National Trust – Set on the shores of the Menai Strait, visitors to the gardens at Plas Newydd in Wales can take in the sea air and enjoy views of Snowdonia.
The gardens, dating back to the 16th century, owe much of their dramatic beauty to landscape designer Humphry Repton who in 1798, who planted trees to make the most of the views. Repton’s legacy influences the way the National Trust cares for the gardens today.
Discover ornate courtyards, a vibrant rhododendron garden and a tree house – features when the 6th Marquess of Anglesey lived at Plas Newydd with his family. You’ll also pick up a gardening tip to help you keep your flower beds happy and healthy over winter. The gardens at Plas Newydd are only open at weekends during the winter.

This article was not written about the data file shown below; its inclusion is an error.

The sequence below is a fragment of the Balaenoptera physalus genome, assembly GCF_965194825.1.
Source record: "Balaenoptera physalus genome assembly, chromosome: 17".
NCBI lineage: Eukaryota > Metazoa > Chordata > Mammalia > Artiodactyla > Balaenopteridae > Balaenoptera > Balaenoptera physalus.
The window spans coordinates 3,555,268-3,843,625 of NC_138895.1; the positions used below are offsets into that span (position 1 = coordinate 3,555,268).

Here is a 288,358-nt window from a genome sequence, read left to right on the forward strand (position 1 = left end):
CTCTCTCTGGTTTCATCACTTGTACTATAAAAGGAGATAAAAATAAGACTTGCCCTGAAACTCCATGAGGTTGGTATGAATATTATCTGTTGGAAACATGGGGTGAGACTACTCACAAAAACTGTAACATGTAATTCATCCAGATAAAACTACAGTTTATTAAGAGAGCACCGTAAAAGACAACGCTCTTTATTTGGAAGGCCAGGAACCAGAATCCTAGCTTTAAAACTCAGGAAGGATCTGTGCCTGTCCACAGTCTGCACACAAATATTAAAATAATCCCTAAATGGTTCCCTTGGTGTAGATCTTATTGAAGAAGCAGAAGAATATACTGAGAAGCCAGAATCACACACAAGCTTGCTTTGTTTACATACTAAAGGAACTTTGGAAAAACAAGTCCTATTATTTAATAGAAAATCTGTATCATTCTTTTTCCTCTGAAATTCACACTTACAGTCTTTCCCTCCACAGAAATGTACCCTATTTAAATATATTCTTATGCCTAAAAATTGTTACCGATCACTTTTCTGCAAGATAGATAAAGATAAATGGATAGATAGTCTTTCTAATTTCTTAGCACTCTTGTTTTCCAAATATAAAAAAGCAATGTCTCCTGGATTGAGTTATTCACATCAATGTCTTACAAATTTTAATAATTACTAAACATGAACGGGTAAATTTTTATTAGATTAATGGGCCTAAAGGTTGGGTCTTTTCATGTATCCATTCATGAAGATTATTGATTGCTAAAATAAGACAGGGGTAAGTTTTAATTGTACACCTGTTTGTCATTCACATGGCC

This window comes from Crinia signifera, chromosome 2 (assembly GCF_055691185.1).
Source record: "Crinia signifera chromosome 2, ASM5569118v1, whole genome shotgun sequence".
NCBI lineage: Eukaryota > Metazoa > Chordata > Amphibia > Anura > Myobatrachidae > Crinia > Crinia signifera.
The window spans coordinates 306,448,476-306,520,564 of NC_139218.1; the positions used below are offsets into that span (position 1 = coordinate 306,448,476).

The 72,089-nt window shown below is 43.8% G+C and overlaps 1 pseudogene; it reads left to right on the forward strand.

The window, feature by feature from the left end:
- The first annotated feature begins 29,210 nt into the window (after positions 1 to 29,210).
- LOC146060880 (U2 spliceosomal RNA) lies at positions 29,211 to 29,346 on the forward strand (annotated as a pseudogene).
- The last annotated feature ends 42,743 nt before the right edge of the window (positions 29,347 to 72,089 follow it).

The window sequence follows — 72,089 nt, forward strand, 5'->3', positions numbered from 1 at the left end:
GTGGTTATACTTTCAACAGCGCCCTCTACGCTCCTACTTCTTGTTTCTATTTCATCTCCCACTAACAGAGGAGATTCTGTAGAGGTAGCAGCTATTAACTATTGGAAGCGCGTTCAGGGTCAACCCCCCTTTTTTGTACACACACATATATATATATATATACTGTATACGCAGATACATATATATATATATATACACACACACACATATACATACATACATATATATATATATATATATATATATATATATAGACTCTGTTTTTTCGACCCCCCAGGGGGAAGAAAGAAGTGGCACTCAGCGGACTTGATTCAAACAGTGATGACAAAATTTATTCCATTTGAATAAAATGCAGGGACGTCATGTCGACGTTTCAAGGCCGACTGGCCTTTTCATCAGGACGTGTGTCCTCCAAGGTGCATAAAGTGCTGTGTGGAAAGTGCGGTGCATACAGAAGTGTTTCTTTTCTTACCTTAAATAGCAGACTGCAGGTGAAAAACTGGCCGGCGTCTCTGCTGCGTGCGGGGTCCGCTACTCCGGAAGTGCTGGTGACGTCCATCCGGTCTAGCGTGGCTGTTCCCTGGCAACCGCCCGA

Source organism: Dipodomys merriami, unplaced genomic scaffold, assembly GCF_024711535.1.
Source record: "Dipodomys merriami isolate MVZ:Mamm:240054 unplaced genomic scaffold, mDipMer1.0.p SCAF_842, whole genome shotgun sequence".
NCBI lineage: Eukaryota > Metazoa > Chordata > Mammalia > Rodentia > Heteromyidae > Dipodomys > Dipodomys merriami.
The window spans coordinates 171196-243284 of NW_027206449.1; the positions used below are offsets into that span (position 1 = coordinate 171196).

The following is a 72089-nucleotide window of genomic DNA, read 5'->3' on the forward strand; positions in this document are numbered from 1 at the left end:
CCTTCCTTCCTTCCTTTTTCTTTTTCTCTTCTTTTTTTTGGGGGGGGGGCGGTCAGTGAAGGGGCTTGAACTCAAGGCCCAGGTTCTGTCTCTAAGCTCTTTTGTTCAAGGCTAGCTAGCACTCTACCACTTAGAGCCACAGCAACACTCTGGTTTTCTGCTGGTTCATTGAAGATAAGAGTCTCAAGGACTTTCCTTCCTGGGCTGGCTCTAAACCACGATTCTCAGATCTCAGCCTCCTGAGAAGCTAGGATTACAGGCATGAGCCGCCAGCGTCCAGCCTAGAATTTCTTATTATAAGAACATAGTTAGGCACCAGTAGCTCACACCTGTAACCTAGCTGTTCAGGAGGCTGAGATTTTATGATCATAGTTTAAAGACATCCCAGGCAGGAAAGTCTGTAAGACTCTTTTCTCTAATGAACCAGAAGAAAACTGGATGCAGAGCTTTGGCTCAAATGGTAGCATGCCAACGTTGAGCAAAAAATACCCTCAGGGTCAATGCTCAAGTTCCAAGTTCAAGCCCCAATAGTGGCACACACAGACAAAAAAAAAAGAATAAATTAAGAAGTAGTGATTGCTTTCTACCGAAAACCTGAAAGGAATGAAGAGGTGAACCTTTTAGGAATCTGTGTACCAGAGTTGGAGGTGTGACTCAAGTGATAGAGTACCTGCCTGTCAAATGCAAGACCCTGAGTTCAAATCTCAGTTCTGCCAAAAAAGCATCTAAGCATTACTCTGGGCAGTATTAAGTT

Country Life’s architecture editor John Goodall looks at the architecture of the Tudor home.
In April 1521, Edward Stafford, 3rd Duke of Buckingham, was urgently summoned from his seat at Thornbury, Gloucestershire, to appear before Henry VIII. The Duke could reasonably claim by birth to be the outstanding nobleman of his generation, boasting descent from Edward III and—arguably—possessed of a better claim to the throne than the Tudors.
He played the role of a great nobleman with proud perfection, both at home and in such public events as Henry VIII’s meeting with Francis I of France on the Field of Cloth of Gold, where he jousted and appeared in costume of fabulous expense. His birth and magnificence, however, also made him vulnerable to Court intrigue.